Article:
Greg's Design Blog

A collection of posts by game designer Gregory Carslaw, including mirrors of all of his blogs maintained for particular projects. A complete index of posts can be found here: https://boardgamegeek.com/blogpost/58777/index

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Three design lessons from a heap of trouble

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I don't want to dwell on this, but I think a 2 month gap in posting needs some explanation: My health problems were somewhat worse than anticipated. I've spent most of the last 5 months in bed. I am very bored of bed. The next 5 months are supposed to be better, but there are no guarantees. I am probably not going to die before you do. I am going to try to attend MCM and UKGE and give SatW the attention that it deserves. Few people read this blog for news about me, it's about game design tips and seeing the inside of the game design world. To that end, let's talk about three lessons that I've learned through card design in SatW:

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Some rules exist in a game because you want them to be there. Other rules exist because you need them to be there.

I wanted the game to have a bidding element in which players were trying to anticipate and exceed their opponents bids. So I wanted the rule "The highest bid wins". In an ideal world I'd leave it at that, but sometimes players would rudely bid the same amount and since it's a think that *can* happen, the game needs a rule for when it *does* happen.

Some games will dodge this sort of problem by other means. For instance by setting up resources such that one player will always get a +0.5 bonus and having all other values be whole numbers, so that a tie is impossible. You'll also see games that use a required rule to solve another problem, such as by breaking ties in favour of the losing player and creating a catch-up mechanic. It is an art to elevate a solution beyond "solving this issue" and to "improving some other aspect of the game".

What I learned from the Brother Belgium card was the power of allowing game effects to mess with these "needed rules". It's tempting to focus on the things that are at the forefront of the game, but tweaks to the grist can offer a meaningful advantage to one player. It's important for a bidding game to have cards that offer such a notable advantage, to create competition between players who want the advantage and players who want the card for it's victory condition.

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Being designed for fans of the webcomic, the SatW game is going to include a number of jokes or references for that audience. These cards don't have a lot of room for flavour text, so the references have to come across mechanically.

Sister Estonia is a card I've had some consternation over. In the comics Estonia wants to be considered a Scandinavian country and thinks of herself that way, but none of the other Scandinavian countries see her as one of them. In the card game her "desired item" is a picture of her holding hands with Sweden and Finland and skipping merrily onwards. This desired item is listed as having a value of 4 coins, though item values only go up to 3. Of course, this is because the card for her acceptance isn't in the deck, Estonia will always be alone.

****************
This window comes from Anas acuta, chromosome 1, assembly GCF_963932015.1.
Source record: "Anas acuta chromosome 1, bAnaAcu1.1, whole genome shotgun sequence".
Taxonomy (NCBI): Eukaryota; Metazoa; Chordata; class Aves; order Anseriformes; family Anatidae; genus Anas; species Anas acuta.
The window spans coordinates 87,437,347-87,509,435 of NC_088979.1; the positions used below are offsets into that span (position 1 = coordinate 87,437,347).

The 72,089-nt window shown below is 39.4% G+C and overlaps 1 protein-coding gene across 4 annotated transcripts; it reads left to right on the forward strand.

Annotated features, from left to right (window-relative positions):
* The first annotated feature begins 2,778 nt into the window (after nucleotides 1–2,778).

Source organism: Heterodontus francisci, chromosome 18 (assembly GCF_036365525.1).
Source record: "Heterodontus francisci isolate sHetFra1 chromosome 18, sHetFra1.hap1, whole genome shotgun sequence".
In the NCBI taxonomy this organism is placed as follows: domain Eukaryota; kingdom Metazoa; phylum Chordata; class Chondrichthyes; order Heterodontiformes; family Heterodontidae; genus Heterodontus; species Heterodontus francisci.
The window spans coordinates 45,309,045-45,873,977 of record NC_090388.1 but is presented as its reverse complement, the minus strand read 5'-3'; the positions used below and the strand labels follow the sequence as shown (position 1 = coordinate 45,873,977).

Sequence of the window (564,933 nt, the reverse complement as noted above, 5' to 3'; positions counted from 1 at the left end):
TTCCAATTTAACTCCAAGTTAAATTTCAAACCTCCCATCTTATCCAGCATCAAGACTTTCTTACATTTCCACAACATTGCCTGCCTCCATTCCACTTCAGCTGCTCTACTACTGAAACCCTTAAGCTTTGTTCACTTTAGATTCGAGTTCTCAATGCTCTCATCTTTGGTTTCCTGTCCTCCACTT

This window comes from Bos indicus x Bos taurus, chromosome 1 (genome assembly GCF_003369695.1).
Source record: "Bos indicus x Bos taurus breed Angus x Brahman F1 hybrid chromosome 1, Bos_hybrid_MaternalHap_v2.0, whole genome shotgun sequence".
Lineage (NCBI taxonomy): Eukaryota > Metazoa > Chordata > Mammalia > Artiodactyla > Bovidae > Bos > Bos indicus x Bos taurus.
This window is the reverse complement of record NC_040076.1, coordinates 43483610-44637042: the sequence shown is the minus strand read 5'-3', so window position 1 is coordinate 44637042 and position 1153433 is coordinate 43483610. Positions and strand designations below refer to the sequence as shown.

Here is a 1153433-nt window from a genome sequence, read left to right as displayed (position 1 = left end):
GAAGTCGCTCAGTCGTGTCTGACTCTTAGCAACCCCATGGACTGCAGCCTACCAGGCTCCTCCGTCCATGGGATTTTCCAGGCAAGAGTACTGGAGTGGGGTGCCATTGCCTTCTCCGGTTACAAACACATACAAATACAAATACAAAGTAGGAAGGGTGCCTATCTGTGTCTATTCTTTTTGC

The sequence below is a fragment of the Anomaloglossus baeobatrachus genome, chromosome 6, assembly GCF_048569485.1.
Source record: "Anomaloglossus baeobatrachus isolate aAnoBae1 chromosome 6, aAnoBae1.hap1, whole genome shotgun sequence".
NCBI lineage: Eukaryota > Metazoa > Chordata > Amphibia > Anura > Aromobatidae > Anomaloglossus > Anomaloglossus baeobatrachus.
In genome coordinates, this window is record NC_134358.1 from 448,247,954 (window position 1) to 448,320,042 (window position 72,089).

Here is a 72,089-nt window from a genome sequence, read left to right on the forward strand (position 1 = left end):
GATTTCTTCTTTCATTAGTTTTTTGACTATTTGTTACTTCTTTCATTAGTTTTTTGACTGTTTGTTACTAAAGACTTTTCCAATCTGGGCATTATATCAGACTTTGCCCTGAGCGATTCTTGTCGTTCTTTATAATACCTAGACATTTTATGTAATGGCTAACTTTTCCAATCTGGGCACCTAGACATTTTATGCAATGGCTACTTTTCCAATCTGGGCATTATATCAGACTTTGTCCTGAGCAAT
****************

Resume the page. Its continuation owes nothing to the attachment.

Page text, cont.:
The worry for me is that people who pick it up in order to play the game but who haven't read the webcomic will be confused or cheated by this. They'll think there's a card missing from their deck, or they won't "get" why there's a reference to a card that doesn't exist.

What I learned from Sister Estonia is that I shouldn't underestimate my audience. In testing a fair portion of groups simply don't notice anything is wrong - there's a big item deck and it's not that surprising if one for a particular character doesn't come out. Others recognised the four coin cost as being unusual and flicked through for it, but seemed delighted to find it wasn't there. Perhaps pleased to have noticed something unusual and worked out a secret from it? A few got interested and looked up the comics about Estonia to see what was going on.

Nobody was upset as I'd predicted. A secret, with some clues and the option to find out the truth of the matter, seems to be a powerful thing. Of course I'll still mention that it doesn't exist in the FAQ of the rules, but it's been surprising how well received it was for a factor that I thought I'd have to balance between comic fans and game fans. Maybe some less explicit hints about setting would give future games more depth.

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While it seems a shame to end on a negative, I'd like to talk about something that didn't work, because the player psychology around it is interesting.

Some cards are based around adding mechanisms for properties that I want the game to have. For instance the desirability of a catch up mechanism means that there are cards along the lines of "Steal a thing from the player with the most satisfied characters"

One of the "not particularly interesting" dominant strategies was to accumulate items every turn without ever bidding more than zero - until a character comes up that you have the item for - then bidding so heavily that you can't lose. The consequence of this was that the core of the bidding game didn't function because all bids were either "0" or "MILLIONS" so there were no close decisions or times people were wishing they'd decided to bid a couple more that are the bread and butter of bidding games.